¶ 29.   Defendant relies on a line of cases commencing with Frendak v. United States, 408 A.2d 364 (D.C.1979).   The issue in Frendak arose in a context dramatically different from that before us in this case.   In Frendak, a jury found defendant guilty of first-degree murder.   Over defendant's objection at the second trial, the court required the jury to determine whether defendant was insane at the time of the offense.   From the second verdict of not guilty by reason of insanity, defendant appealed arguing that she validly waived the insanity defense.   The appellate court held that a trial judge “may not force an insanity defense on a defendant found competent to stand trial if the individual intelligently and voluntarily decides to forego that defense.”  Id. at 367.   The court acknowledged that defendants have good reasons for choosing not to assert a potentially successful insanity defense, including confinement in an institution, required treatment, resultant stigma, and other collateral consequences.  Id. at 376-78;  see also State v. Bean, 171 Vt. 290, 300-01, 762 A.2d 1259, 1266 (2000) (holding that the decision to assert an insanity defense rests with the defendant because defendant bears the consequences of the decision).4  Consequently, the Frendak court concluded that “if a defendant has acted intelligently and voluntarily, a trial court must defer to his or her decision to waive the insanity defense.”  408 A.2d at 378.  Frendak has been widely followed under its unique circumstances.   See, e.g., State v. Fayle, 134 Ariz. 565, 658 P.2d 218, 229 (Ct.App.1982) (applying Frendak rationale);  People v. Gettings, 175 Ill.App.3d 920, 125 Ill.Dec. 489, 530 N.E.2d 647, 650 (1988) (following Frendak and requiring trial judge to conduct inquiry of defendant's understanding and motives before defendant may waive insanity defense);  State v. Khan, 175 N.J.Super. 72, 417 A.2d 585, 591 (Ct.App.Div.1980) (finding “formula enunciated by Frendak to be largely persuasive”);  City of Bismarck v. Nassif, 449 N.W.2d 789, 798 (N.D.1989) (requiring Frendak-type inquiry);  State v. Peterson, 70 Or.App. 333, 689 P.2d 985, 991 (1984) (finding Frendak approach consistent with Oregon law);  State v. Jones, 99 Wash.2d 735, 664 P.2d 1216, 1220 (1983) (accepting holding of Frendak );  J. Dunlap, What's Competence Got to Do with It:  The Right Not to Be Acquitted by Reason of Insanity, 50 Okla. L.Rev. 495, 509 (1997) (noting that Frendak “has enjoyed wide influence”).

¶ 30.   We rejected the application of Frendak in State v. Davignon, 152 Vt. 209, 216-22, 565 A.2d 1301, 1305-08 (1989), and the State cites that case for the proposition that waiver of the insanity defense does not require an inquiry by the court.   In Davignon, the defendant gave notice that he would rely on a defense of insanity but never actually went forward with the insanity defense, instead relying upon a diminished capacity defense. On appeal, the defendant claimed that the court should have taken affirmative action to insure that defendant intelligently and voluntarily forewent the insanity defense.   We examined Frendak 's requirement that the trial court “take some steps on the record to determine whether any purported waiver of the insanity defense was voluntarily and intelligently made by the defendant.”   Id. at 219, 565 A.2d at 1307.   We concluded that such a requirement did not apply and, under the circumstances, the court was not required to conduct a colloquy with the defendant to ascertain that the waiver was done knowingly and voluntarily.  Id. at 221, 565 A.2d at 1308.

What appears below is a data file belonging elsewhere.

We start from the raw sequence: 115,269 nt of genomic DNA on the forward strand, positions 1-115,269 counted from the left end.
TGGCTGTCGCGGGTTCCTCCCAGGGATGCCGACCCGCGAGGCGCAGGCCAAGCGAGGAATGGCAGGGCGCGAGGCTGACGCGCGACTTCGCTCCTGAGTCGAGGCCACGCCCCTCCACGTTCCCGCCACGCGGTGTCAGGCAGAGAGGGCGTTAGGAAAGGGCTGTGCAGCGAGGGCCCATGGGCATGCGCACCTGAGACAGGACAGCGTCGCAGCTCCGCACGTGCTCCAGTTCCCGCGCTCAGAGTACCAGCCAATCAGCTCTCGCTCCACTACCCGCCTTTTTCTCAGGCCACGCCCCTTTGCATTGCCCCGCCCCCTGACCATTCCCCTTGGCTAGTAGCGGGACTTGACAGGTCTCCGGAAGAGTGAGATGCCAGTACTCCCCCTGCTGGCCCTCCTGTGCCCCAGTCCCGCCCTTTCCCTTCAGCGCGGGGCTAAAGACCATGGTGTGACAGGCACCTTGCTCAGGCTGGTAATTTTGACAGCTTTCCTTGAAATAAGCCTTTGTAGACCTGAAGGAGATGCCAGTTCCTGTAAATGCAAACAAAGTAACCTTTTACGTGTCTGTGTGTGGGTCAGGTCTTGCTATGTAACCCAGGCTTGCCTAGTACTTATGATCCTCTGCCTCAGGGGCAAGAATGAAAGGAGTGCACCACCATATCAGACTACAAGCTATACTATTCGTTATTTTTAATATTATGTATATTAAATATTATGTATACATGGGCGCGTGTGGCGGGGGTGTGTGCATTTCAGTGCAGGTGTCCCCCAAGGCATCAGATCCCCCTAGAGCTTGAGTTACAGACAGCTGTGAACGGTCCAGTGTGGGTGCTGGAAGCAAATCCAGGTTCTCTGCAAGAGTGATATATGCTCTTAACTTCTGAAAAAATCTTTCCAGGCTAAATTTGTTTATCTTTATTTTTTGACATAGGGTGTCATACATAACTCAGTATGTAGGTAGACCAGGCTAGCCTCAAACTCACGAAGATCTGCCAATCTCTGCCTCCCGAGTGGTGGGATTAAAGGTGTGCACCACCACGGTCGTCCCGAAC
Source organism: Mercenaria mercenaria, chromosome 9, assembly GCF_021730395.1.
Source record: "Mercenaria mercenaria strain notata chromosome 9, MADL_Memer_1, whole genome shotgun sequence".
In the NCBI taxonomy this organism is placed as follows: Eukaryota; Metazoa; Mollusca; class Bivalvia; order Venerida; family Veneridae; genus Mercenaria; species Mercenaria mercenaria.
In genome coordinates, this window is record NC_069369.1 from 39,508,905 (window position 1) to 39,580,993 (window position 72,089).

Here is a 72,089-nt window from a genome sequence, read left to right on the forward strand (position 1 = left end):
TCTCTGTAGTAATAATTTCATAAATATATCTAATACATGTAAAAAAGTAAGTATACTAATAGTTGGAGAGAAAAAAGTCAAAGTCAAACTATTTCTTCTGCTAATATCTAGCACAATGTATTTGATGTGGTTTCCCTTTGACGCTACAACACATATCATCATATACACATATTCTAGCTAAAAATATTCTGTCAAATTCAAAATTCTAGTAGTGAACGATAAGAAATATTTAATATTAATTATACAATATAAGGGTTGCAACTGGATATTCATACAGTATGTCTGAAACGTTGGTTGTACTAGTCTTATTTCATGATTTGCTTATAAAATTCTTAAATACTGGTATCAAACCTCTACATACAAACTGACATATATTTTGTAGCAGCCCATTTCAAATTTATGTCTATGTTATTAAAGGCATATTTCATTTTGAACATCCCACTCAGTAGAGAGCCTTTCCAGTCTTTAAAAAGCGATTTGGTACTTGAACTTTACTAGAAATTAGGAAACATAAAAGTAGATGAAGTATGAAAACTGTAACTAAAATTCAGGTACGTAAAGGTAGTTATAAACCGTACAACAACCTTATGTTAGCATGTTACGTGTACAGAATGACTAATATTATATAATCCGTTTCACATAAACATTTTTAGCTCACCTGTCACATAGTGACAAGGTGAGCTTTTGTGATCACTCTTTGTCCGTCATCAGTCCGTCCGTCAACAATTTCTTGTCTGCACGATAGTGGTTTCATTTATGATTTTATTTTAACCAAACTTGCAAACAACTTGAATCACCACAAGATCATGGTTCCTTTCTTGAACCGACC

¶ 31.   Irrespective of our view of the Frendak requirements, we do not believe that Davignon contained a blanket rejection of the Frendak requirements.   It held explicitly that the “Frendak line of cases [does not] apply to this case.”  152 Vt. at 219, 565 A.2d at 1307.   Its reasons for rejecting the applicability of Frendak show that Davignon is not controlling here.

¶ 32.   First, Davignon did not involve a true waiver of the insanity defense, at least in the way it occurred here.   Thus, we emphasized in Davignon that, although defendant abandoned his insanity defense, he presented a diminished capacity defense that better fit the facts and the evidence adduced through his expert witness.  Id. at 221, 565 A.2d at 1307-08.   The jury heard all of the expert testimony attacking defendant's ability to form the requisite intent and concluded that the defendant did not suffer from a mental disease.   Consequently, on appeal we determined that raising insanity would not have had an impact on the defendant's case.  Id. at 221, 565 A.2d at 1308.